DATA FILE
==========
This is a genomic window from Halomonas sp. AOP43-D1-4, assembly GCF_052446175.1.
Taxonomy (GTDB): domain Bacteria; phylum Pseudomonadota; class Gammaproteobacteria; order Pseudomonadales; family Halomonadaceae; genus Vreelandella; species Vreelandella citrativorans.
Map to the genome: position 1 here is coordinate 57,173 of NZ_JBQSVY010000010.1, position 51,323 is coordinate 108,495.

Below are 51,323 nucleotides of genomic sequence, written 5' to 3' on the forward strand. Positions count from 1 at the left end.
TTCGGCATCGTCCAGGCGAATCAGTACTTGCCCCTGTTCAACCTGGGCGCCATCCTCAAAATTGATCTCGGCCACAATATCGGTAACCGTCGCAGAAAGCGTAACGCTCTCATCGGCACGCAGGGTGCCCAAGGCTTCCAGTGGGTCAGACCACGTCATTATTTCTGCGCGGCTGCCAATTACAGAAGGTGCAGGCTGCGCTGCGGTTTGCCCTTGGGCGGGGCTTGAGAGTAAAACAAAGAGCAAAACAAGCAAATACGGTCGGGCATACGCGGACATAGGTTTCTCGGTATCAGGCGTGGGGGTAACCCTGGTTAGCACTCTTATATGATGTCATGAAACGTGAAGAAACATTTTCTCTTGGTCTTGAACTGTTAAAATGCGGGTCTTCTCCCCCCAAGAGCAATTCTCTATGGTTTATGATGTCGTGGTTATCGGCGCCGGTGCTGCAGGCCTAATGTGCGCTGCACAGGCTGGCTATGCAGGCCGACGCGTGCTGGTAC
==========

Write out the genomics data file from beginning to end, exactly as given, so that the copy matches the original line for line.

This is a genomic window from Halomonas sp. AOP43-D1-4, assembly GCF_052446175.1.
Taxonomy (GTDB): domain Bacteria; phylum Pseudomonadota; class Gammaproteobacteria; order Pseudomonadales; family Halomonadaceae; genus Vreelandella; species Vreelandella citrativorans.
Map to the genome: position 1 here is coordinate 57,173 of NZ_JBQSVY010000010.1, position 51,323 is coordinate 108,495.

Below are 51,323 nucleotides of genomic sequence, written 5' to 3' on the forward strand. Positions count from 1 at the left end.
TTCGGCATCGTCCAGGCGAATCAGTACTTGCCCCTGTTCAACCTGGGCGCCATCCTCAAAATTGATCTCGGCCACAATATCGGTAACCGTCGCAGAAAGCGTAACGCTCTCATCGGCACGCAGGGTGCCCAAGGCTTCCAGTGGGTCAGACCACGTCATTATTTCTGCGCGGCTGCCAATTACAGAAGGTGCAGGCTGCGCTGCGGTTTGCCCTTGGGCGGGGCTTGAGAGTAAAACAAAGAGCAAAACAAGCAAATACGGTCGGGCATACGCGGACATAGGTTTCTCGGTATCAGGCGTGGGGGTAACCCTGGTTAGCACTCTTATATGATGTCATGAAACGTGAAGAAACATTTTCTCTTGGTCTTGAACTGTTAAAATGCGGGTCTTCTCCCCCCAAGAGCAATTCTCTATGGTTTATGATGTCGTGGTTATCGGCGCCGGTGCTGCAGGCCTAATGTGCGCTGCACAGGCTGGCTATGCAGGCCGACGCGTGCTGGTAC